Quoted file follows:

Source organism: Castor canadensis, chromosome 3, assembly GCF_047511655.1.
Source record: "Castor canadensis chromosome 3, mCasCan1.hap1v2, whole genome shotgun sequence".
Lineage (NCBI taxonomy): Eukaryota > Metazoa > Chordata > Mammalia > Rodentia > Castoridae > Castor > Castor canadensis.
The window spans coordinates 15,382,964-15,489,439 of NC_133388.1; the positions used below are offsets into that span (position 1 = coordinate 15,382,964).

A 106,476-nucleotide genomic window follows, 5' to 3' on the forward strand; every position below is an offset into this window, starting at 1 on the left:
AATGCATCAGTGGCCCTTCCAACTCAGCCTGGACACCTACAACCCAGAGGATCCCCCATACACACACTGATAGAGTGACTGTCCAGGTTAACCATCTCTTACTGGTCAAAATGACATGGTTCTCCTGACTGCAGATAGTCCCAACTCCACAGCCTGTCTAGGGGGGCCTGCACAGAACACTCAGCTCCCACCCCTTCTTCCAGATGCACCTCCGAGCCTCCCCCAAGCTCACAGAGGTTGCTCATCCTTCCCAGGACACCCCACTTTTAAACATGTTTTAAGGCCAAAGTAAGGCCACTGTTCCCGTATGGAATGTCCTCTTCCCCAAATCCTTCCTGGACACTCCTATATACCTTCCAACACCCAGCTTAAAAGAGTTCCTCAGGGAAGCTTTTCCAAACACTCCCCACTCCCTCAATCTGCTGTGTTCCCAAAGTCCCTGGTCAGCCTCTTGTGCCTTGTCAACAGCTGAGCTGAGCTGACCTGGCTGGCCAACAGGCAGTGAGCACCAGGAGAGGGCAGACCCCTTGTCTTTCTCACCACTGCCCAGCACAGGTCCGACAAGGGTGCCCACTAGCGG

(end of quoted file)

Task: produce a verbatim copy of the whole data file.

Source organism: Castor canadensis, chromosome 3, assembly GCF_047511655.1.
Source record: "Castor canadensis chromosome 3, mCasCan1.hap1v2, whole genome shotgun sequence".
Lineage (NCBI taxonomy): Eukaryota > Metazoa > Chordata > Mammalia > Rodentia > Castoridae > Castor > Castor canadensis.
The window spans coordinates 15,382,964-15,489,439 of NC_133388.1; the positions used below are offsets into that span (position 1 = coordinate 15,382,964).

A 106,476-nucleotide genomic window follows, 5' to 3' on the forward strand; every position below is an offset into this window, starting at 1 on the left:
AATGCATCAGTGGCCCTTCCAACTCAGCCTGGACACCTACAACCCAGAGGATCCCCCATACACACACTGATAGAGTGACTGTCCAGGTTAACCATCTCTTACTGGTCAAAATGACATGGTTCTCCTGACTGCAGATAGTCCCAACTCCACAGCCTGTCTAGGGGGGCCTGCACAGAACACTCAGCTCCCACCCCTTCTTCCAGATGCACCTCCGAGCCTCCCCCAAGCTCACAGAGGTTGCTCATCCTTCCCAGGACACCCCACTTTTAAACATGTTTTAAGGCCAAAGTAAGGCCACTGTTCCCGTATGGAATGTCCTCTTCCCCAAATCCTTCCTGGACACTCCTATATACCTTCCAACACCCAGCTTAAAAGAGTTCCTCAGGGAAGCTTTTCCAAACACTCCCCACTCCCTCAATCTGCTGTGTTCCCAAAGTCCCTGGTCAGCCTCTTGTGCCTTGTCAACAGCTGAGCTGAGCTGACCTGGCTGGCCAACAGGCAGTGAGCACCAGGAGAGGGCAGACCCCTTGTCTTTCTCACCACTGCCCAGCACAGGTCCGACAAGGGTGCCCACTAGCGG